This is the third publication of our Store Innovation Watch series, which, given retailers' dedication to experimenting with store innovation, looks like it will continue to be a monthly update for the foreseeable future.
This month, I already find myself reaching back to the June post, to pick up two store innovation trends identified there: store/pop-up infrastructure and the rise of tech companies opening stores. Two of this month's innovations build on those trends. Among the other six, you'll find another store from another online retailer moving offline, vending machines, community building, and innovations in the owner experience. For retailers, the take-away involves not over-investing in one type of innovation, as even minor slip-ups in implementation can threaten the whole initiative. Enjoy!
The new store will offer a heavy emphasis on services, including free valuations, styling services, repairs, alterations, and expert workshops – yet more support for the idea that for online retailers, stores are more about customer acquisition or customer "owner" experiences, than about selling stuff out of the physical location.
Flash-in-the-pan attempts to engage customers don't really qualify, to me, as innovation, which is why what really puts this DSW store on the innovation map is the focus on more exclusive offerings – like molding custom insoles, or carrying exclusive product lines not available in regular stores.
The store also features a "shoe vending machine," which delivers shoes to a customer via lifts that operate along the sales floor. That has the potential to get gimmicky – fast. So I put this particular innovation into the category of "I'd like to see it, just to see if it really comes together as advertised." Gimmicks create an initial splash, but the question is if they can draw consumers time and again. It's not about getting shoppers into the store the first time – it's about creating a lasting relationship with a brand that delivers on its promises.
But then I realized that by the time I found it, it had come and gone already. A collaborative community space, with an awful lot of effort to tap into local community, and it lasted… 3 days, basically. So I see this as either pushing the pop-up trend to the limit – it's as if Target and the Museum of Ice Cream ran "Pint" for only 3 days, and called the hype generated from that a raging success – or as a signal from a company that it is flexing its capabilities when it comes to assembling high-quality, highly localized experiences that can be delivered in very tight timeframes.
I do worry that the pop-up trend will get pushed too far into something akin to an extreme temporary circus – one that blows into town for two nights, leaving only trampled popcorn in its wake. I prefer to believe that this is more about pressure testing what it takes to deliver these high-quality, highly local experiences, so that retailers and brands can put more effort behind them. Whether that faith is justified remains to be seen.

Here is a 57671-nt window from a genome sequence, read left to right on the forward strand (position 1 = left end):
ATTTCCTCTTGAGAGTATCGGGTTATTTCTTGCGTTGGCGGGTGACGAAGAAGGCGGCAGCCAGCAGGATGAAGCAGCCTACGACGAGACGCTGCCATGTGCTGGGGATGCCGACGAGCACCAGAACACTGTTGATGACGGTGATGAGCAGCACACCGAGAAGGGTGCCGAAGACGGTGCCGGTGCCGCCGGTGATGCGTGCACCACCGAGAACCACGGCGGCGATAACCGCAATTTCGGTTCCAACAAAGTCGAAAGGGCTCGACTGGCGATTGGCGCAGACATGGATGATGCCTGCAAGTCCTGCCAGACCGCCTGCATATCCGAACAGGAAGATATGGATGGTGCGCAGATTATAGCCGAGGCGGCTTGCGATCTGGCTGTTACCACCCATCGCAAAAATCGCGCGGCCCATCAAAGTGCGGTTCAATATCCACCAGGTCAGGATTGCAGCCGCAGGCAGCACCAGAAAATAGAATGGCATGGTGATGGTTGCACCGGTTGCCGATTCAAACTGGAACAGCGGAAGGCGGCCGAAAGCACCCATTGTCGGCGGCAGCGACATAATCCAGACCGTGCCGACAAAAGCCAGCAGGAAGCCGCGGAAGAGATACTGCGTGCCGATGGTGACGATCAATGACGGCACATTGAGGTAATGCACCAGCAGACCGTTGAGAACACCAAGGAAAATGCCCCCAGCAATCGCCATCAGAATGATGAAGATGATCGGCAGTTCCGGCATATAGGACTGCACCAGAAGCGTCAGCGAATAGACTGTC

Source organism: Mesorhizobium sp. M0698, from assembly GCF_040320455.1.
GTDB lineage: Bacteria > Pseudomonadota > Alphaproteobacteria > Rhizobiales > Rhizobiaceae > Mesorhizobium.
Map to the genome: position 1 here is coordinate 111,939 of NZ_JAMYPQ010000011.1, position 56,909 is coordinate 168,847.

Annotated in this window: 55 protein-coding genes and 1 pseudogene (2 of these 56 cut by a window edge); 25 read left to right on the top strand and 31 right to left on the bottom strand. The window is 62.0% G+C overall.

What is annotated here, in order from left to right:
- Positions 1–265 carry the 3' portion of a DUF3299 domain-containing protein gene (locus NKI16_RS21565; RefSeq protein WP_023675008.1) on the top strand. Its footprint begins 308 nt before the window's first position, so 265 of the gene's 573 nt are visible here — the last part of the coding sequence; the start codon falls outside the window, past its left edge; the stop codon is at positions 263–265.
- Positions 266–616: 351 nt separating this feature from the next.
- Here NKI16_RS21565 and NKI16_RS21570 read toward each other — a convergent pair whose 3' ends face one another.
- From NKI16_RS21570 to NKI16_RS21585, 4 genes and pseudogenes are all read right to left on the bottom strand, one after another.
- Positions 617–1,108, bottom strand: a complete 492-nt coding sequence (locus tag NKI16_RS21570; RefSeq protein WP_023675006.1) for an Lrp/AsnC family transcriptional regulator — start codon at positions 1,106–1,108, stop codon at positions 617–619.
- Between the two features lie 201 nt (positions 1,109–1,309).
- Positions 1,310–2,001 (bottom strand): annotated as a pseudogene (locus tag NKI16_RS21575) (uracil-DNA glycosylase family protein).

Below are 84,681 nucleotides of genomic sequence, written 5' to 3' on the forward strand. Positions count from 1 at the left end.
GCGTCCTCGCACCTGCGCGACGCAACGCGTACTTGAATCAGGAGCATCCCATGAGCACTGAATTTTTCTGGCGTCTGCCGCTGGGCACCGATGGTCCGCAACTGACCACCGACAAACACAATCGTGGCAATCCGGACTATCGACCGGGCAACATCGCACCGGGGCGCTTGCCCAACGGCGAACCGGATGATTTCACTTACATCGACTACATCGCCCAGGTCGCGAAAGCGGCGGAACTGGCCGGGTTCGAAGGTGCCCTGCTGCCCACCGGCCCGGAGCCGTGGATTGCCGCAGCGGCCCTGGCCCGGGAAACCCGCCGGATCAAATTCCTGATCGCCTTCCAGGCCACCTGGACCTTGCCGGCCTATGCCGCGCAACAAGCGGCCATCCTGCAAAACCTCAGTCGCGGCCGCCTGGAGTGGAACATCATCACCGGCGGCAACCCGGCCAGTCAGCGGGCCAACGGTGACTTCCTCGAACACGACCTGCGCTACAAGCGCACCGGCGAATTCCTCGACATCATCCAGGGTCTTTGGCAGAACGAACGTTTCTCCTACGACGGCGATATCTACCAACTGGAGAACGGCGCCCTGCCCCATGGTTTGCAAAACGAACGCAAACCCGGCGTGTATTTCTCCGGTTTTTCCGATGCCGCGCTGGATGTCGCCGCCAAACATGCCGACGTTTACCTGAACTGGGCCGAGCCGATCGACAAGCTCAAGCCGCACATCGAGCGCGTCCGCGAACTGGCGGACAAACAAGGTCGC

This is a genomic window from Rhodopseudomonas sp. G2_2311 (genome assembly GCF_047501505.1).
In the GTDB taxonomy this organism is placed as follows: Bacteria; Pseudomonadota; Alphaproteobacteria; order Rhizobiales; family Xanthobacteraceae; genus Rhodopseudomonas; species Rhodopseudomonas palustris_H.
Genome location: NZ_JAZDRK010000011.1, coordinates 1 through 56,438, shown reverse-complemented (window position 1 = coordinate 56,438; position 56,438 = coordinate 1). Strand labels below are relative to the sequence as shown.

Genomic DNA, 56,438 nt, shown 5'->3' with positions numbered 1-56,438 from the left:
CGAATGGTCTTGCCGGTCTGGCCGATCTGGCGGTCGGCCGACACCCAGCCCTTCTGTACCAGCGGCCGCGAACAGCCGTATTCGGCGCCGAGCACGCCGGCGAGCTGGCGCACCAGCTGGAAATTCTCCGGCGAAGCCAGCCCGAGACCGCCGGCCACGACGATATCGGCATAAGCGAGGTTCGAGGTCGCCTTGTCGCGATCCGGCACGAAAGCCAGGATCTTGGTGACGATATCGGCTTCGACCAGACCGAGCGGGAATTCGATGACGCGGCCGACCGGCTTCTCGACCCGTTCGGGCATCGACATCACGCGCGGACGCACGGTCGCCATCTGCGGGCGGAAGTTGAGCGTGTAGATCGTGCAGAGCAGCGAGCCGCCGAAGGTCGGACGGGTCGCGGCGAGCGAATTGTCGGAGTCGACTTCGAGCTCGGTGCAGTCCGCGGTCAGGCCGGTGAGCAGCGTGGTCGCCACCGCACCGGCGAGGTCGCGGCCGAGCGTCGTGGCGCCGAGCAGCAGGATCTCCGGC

This plays into the idea of companies working extra-hard to be genuine when it comes to the things their customers care about. But, as one of the few brand infrastructure shops that has so far talked fairly openly about its pricing model, it also reveals one of the challenges of the model.
Ultimately, we're talking about consignment here. I used to handle consignment for my very first job in retail IT – tracking the inventory and items sold, and authorizing payment to about a dozen consignment vendors at the home goods retailer where I worked. Bulletin, and the many others like them (like the previously covered ShopUp in Tucson), need to be careful that their curation ethic doesn't get overtaken by the revenue and profitability ethic.
I think it's admirable that Bulletin has built its own brand around finding feminist products with Millennial appeal, and living the commitment down to the curation of the products and the social good investment made by the company. I think this commitment is also a fragile thing, easily undone by one poor choice of consignment vendor.
What makes Guesst innovative is that they are putting their money where their mouth is by opening a location on the Upper West Side in New York, this fall, to demonstrate how the technology works and prove it out to both retailers and brands.
In a similar vein, Wherewolf, a digital shopping app, is opening its own pop-up store in partnership with some brands, to demonstrate the power of its app in an in-store setting. This is a bit smaller of a commitment, because it's not a permanent location – it was open in London's Covent Garden from August 3-15. Wherewolf provides technology that makes a store easily searchable on digital.
Everyone sat up and paid attention when Hointer opened its concept store selling jeans, as a way to demonstrate how much the store experience could benefit from innovation. Tech giant Apple dove into stores head-first, changing the expectations for what stores could be and do, and now Amazon and even Google are getting into the game. Retailers have complained about getting disrupted by the application of digital to shopping online – it looks like stores are not immune to that disruption, not just online but directly in the physical space.
Update From July: Nike Piles On
Last month I covered Nike by Melrose, a lab store that Nike has opened in order to try out new experiences in the store. This month I have an update. Nike announced new updates to its Nike+ digital app that works in tandem with the in-store experience. Melrose won't be the only location that supports it, but what is notable about the announcement is that there will be exclusive experiences (and offers) available through the Nike+ app – making an investment in an owner experience that is different from a shopper experience.